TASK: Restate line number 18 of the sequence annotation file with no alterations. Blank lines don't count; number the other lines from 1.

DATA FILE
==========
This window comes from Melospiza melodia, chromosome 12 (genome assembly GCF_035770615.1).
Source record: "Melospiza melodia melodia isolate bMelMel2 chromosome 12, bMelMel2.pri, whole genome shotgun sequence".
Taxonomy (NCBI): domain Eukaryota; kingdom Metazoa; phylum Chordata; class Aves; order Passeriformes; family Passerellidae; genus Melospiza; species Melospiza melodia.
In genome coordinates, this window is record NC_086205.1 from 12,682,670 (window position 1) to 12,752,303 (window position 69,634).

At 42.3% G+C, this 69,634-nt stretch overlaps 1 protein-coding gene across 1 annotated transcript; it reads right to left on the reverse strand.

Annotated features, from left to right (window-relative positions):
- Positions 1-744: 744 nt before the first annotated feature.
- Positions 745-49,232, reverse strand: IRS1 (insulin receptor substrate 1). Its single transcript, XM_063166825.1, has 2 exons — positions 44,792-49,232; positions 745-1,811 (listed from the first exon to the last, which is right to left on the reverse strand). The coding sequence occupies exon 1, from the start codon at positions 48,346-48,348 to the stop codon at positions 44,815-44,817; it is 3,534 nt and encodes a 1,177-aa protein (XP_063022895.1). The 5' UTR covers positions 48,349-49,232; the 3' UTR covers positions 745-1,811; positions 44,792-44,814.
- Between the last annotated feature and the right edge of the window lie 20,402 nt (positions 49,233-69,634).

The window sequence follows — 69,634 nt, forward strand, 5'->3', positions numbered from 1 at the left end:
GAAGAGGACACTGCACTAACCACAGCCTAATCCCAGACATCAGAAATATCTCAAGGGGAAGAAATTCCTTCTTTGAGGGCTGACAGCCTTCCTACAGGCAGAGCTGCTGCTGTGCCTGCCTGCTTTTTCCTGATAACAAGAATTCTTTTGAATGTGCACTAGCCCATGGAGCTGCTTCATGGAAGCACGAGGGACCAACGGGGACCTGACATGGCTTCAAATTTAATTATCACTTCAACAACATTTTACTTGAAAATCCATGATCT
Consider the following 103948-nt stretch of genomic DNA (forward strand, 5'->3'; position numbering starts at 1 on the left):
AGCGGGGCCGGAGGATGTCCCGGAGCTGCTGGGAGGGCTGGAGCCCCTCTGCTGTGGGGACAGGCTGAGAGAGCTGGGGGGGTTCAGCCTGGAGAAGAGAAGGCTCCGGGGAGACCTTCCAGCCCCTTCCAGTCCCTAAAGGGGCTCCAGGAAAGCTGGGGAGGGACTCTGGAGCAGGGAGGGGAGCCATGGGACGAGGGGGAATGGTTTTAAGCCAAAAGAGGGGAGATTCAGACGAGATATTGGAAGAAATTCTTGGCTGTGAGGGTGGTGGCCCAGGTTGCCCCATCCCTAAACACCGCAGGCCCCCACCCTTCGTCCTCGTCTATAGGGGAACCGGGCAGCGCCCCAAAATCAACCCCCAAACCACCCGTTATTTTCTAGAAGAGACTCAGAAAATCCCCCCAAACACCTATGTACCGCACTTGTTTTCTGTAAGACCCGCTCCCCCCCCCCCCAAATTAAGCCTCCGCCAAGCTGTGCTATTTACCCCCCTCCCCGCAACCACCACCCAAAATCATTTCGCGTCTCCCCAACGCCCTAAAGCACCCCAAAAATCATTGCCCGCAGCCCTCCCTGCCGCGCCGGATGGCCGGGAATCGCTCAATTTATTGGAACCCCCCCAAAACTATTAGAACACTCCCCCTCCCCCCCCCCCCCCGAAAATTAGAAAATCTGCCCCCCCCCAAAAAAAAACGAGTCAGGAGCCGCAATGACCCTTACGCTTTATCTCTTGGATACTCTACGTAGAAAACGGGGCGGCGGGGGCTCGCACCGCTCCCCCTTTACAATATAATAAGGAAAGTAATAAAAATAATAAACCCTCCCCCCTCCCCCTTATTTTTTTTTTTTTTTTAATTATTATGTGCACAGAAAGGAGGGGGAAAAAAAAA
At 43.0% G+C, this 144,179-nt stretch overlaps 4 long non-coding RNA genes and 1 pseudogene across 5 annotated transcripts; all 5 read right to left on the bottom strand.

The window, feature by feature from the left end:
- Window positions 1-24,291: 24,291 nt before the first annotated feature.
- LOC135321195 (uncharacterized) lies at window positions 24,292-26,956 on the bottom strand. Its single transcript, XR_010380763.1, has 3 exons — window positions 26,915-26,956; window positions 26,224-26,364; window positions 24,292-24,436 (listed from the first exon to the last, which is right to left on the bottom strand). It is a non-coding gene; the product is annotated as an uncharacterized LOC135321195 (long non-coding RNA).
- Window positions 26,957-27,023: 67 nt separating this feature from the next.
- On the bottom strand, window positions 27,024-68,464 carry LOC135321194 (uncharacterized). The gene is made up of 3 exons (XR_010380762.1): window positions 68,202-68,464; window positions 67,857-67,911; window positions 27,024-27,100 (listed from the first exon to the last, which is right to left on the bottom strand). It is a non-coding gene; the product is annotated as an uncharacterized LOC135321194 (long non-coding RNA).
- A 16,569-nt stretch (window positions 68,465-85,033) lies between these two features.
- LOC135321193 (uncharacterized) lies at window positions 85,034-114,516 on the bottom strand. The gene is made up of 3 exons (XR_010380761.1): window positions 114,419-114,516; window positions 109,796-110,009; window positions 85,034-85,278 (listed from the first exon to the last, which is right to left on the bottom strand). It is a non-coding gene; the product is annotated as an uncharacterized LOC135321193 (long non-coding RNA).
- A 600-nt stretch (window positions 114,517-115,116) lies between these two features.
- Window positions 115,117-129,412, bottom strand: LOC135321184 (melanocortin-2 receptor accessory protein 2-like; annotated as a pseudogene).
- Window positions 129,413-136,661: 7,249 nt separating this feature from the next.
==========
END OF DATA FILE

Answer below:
- Window positions 26,957-27,023: 67 nt separating this feature from the next.